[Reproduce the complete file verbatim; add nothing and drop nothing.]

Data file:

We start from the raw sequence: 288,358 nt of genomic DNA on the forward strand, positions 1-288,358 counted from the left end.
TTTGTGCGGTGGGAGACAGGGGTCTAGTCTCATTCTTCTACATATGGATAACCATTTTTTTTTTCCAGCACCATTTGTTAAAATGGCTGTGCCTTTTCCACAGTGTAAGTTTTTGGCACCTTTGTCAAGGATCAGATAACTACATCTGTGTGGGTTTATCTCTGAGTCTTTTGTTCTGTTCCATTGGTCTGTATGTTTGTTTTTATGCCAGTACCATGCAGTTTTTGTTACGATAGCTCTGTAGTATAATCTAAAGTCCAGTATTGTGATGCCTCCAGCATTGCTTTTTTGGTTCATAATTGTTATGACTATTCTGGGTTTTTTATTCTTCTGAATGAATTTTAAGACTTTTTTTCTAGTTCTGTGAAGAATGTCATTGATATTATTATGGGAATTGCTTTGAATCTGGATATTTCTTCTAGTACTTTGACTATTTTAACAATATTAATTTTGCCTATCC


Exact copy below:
We start from the raw sequence: 288,358 nt of genomic DNA on the forward strand, positions 1-288,358 counted from the left end.
TTTGTGCGGTGGGAGACAGGGGTCTAGTCTCATTCTTCTACATATGGATAACCATTTTTTTTTTCCAGCACCATTTGTTAAAATGGCTGTGCCTTTTCCACAGTGTAAGTTTTTGGCACCTTTGTCAAGGATCAGATAACTACATCTGTGTGGGTTTATCTCTGAGTCTTTTGTTCTGTTCCATTGGTCTGTATGTTTGTTTTTATGCCAGTACCATGCAGTTTTTGTTACGATAGCTCTGTAGTATAATCTAAAGTCCAGTATTGTGATGCCTCCAGCATTGCTTTTTTGGTTCATAATTGTTATGACTATTCTGGGTTTTTTATTCTTCTGAATGAATTTTAAGACTTTTTTTCTAGTTCTGTGAAGAATGTCATTGATATTATTATGGGAATTGCTTTGAATCTGGATATTTCTTCTAGTACTTTGACTATTTTAACAATATTAATTTTGCCTATCC